When Jerry Swank married his wife, Carolyn, in 2003, he wore a rancher-style felt hat, boots with spurs, and three replicas of the legendary Colt .45 single-action Army revolver that helped tame the American West.
The newlyweds left the ceremony in a white, vis-à-vis carriage pulled by a Percheron mare, and their guests gave them quite a send-off. “We had 180 people at the wedding, and since about 60 of them carried guns loaded with blanks, we had quite the salute,” Swank says.
Of course Swank would have a Western-style wedding, given his favorite pastime: He’s been a decades-long devotee of cowboy action shooting, a timed, target-shooting sport that utilizes the guns of the Old West. “I compete with single-action revolvers, a lever-action pistol-caliber rifle, and a shotgun that was designed before 1899,” he says.
Swank and his wife are South Central Power Company members who reside on 81 acres of farmland in the Hocking Hills. His interest in guns began when he was growing up in the Middletown area. He was introduced to shooting sports as a member of the Boy Scouts and while hunting with his father, and learned Western riding because his parents and grandparents kept horses.
As an adult, he worked in sales, but he also parlayed his knack for riding and training horses into a carriage ride business in downtown Columbus.
Swank first heard about cowboy action shooting in the early 1990s. “I was reading a car magazine and saw an advertisement about a shooting club starting in central Ohio,” he recalls. Soon after, Swank became a founding member of the Scioto Territory Desperados — he served as its president for several years. “Now we have members from all around the state,” Swank says. The club holds matches at the Cardinal Center shooting range near Marengo.
The Scioto Territory Desperados is an affiliate of the Single Action Shooting Society (SASS), an Indiana-based organization that promotes cowboy action shooting and serves as the sport’s governing body. “A single-action gun can only be fired after it has been manually cocked,” explains Swank, who is a SASS life member. At shooting events, SASS requires contestants to convey the history and traditions of the post-Civil War and cattle-drive eras by donning period outfits and adopting Old West aliases.
Names of real people — such as Bat Masterson or Jesse James — were taken early on after the club started, so most Desperados these days simply invent their own aliases, such as “Bushwacker Al,” “Stagecoach Hannah,” and “I.B. Gunninferya.” Swank chose “Lucky Levi Loving” for his moniker. “Levi” is simply a Western-sounding version of his given middle name, Lee, but he borrowed “Loving” from a cattle driver who made history. “Oliver Loving helped develop the Goodnight-Loving Trail that went from Texas to Montana,” Swank says.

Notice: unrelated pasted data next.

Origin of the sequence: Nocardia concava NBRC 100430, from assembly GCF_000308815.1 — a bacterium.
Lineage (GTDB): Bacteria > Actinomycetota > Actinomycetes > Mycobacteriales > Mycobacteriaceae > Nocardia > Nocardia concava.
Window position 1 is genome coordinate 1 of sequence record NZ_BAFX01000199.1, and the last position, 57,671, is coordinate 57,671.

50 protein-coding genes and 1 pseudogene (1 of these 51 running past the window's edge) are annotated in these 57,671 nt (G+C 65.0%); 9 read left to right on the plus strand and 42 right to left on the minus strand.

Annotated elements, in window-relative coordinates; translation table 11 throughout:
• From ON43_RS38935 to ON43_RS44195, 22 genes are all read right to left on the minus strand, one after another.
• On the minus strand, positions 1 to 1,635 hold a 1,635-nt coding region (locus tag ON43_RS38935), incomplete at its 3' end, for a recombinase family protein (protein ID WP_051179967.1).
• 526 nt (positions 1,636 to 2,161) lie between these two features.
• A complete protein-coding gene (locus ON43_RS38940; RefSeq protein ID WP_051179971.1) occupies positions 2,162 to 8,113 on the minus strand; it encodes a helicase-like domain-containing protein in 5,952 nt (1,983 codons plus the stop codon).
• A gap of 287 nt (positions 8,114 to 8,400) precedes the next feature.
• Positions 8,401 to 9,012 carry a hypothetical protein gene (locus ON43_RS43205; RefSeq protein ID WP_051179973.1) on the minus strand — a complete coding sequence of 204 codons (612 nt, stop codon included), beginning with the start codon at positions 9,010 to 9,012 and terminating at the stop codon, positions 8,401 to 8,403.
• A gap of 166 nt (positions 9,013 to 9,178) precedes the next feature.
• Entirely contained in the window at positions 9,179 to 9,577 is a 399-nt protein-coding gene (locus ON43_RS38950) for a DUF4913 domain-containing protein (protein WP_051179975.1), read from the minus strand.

As for Western get-ups, Swank habitually looks like he just stepped out of the O.K. Corral. “I’ve been in boots and blue jeans my whole life,” he says, “so dressing cowboy is easy for me.” Besides cavalry-style bib shirts and his star-shaped SASS badge, Swank sports a handsome handlebar mustache that would have made Wyatt Earp proud. “My mustache used to be long enough to reach my ears, but now I just use a little wax to keep it neat and curled,” he says.
Swank chose “Lucky Levi Loving” for his Old West moniker. “Levi” is simply a Western-sounding version of Swank’s given middle name, Lee, but he borrowed “Loving” from a cattle driver who made history.
For many years, Swank had a home-based business — appropriately called Lucky Levi’s Leather — where he crafted shooting gear and accessories. “If it’s leather, I’ve made it,” he says. “I did gun belts, holsters, chaps, spur straps, scabbards, and even saddlebags.” Items Swank made for himself include concealed-carry suspenders for his Derringer as well as right-hand and left-hand holsters for the pair of Ruger Vaquero revolvers that he often takes to competitions. “They’re slightly larger versions of the historic Colt .45 and have scrimshaw on the handles,” he says. “One side shows a cowboy on a bucking horse, and the other has double L’s for Lucky Levi.”
Swank closed his leather shop earlier this year, however, and now has set his sights on a retirement career as a certified health coach. Of course, since old cowboys never die, he aims to keep reloading as a cowboy action shooter. “One reason I got rid of the shop is that it cut into my shooting time too much,” Swank says. “I even lost 165 pounds so I could get on a horse and continue to shoot.”